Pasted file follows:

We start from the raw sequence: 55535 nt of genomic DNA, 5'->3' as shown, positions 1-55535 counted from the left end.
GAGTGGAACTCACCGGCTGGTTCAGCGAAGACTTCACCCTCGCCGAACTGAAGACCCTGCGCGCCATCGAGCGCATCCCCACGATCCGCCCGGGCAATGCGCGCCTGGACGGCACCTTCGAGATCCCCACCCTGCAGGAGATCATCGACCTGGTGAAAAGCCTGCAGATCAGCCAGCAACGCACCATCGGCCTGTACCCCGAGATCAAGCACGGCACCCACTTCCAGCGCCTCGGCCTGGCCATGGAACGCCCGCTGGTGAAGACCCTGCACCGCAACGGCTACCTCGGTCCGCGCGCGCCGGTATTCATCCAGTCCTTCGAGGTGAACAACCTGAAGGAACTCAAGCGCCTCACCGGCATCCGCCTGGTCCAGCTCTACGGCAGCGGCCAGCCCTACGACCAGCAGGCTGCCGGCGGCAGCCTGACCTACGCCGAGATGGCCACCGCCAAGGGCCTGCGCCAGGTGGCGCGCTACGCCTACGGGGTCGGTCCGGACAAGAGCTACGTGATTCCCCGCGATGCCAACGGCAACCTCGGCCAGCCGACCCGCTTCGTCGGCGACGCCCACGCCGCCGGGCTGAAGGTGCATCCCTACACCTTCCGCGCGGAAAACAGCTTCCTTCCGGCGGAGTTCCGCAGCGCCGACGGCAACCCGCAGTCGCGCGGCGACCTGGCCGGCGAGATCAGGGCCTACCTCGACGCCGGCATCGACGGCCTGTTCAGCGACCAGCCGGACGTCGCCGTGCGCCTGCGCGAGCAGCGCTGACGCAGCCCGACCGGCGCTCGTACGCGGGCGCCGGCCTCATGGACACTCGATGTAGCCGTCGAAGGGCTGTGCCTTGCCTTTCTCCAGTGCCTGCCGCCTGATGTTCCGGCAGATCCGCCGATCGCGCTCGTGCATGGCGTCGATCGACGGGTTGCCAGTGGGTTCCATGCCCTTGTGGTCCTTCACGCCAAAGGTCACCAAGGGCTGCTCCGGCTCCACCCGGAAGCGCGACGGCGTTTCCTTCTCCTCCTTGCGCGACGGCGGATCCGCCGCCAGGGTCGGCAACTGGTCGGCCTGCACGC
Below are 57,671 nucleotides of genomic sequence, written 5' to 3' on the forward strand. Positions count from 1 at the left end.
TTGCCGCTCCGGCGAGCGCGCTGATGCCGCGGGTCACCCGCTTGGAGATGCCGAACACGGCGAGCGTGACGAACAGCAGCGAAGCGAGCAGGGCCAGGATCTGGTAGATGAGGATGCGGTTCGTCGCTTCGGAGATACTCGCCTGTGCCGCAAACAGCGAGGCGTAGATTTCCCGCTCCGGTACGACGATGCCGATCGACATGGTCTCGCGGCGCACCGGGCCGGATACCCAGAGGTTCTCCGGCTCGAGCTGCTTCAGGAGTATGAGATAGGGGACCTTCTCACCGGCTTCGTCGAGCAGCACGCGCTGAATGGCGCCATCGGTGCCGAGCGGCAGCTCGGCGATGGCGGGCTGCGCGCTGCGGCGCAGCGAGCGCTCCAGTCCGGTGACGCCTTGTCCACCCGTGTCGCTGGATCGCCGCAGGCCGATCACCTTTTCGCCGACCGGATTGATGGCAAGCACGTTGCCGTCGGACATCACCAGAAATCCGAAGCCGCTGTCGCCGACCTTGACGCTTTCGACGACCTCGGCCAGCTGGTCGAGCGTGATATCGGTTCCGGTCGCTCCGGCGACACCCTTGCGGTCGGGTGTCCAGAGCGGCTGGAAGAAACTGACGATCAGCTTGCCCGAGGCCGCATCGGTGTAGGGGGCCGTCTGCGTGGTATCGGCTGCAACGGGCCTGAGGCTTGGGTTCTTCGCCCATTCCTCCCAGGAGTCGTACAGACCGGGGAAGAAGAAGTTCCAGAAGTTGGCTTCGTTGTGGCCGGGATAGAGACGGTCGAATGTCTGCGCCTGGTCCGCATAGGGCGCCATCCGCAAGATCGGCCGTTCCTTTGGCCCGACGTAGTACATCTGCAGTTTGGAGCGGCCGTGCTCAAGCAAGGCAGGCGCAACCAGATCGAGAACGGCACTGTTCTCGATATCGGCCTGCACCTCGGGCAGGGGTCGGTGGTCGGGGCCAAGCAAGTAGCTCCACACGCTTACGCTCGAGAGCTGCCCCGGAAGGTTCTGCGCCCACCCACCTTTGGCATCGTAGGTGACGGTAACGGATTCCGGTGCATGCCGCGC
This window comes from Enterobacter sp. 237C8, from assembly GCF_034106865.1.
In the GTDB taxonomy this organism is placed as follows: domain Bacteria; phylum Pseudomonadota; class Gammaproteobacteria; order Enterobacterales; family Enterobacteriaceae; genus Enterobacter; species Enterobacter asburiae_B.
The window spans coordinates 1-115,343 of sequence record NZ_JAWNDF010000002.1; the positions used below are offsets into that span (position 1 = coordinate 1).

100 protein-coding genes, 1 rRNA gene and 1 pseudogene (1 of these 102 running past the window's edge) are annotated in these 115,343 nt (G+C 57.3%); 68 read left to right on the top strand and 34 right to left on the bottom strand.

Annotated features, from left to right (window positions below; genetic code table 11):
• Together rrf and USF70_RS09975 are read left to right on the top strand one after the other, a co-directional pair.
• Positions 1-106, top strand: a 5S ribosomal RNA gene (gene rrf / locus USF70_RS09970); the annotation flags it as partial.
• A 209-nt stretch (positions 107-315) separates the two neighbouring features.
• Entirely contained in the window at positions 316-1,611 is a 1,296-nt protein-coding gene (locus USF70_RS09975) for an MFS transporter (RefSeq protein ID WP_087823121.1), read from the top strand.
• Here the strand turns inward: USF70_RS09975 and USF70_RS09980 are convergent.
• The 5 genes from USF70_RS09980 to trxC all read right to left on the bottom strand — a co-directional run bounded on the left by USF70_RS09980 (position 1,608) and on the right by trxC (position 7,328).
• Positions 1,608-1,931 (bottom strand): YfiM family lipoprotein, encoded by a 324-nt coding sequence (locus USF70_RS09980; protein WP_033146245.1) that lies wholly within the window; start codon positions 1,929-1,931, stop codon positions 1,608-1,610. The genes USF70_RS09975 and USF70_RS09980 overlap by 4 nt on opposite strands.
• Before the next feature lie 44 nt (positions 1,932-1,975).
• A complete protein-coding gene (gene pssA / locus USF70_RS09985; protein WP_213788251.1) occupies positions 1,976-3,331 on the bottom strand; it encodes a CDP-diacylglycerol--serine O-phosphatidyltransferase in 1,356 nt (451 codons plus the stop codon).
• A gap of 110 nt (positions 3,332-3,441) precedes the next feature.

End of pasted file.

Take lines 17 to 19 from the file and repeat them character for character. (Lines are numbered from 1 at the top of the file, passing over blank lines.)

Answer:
• Before the next feature lie 44 nt (positions 1,932-1,975).
• A complete protein-coding gene (gene pssA / locus USF70_RS09985; protein WP_213788251.1) occupies positions 1,976-3,331 on the bottom strand; it encodes a CDP-diacylglycerol--serine O-phosphatidyltransferase in 1,356 nt (451 codons plus the stop codon).
• A gap of 110 nt (positions 3,332-3,441) precedes the next feature.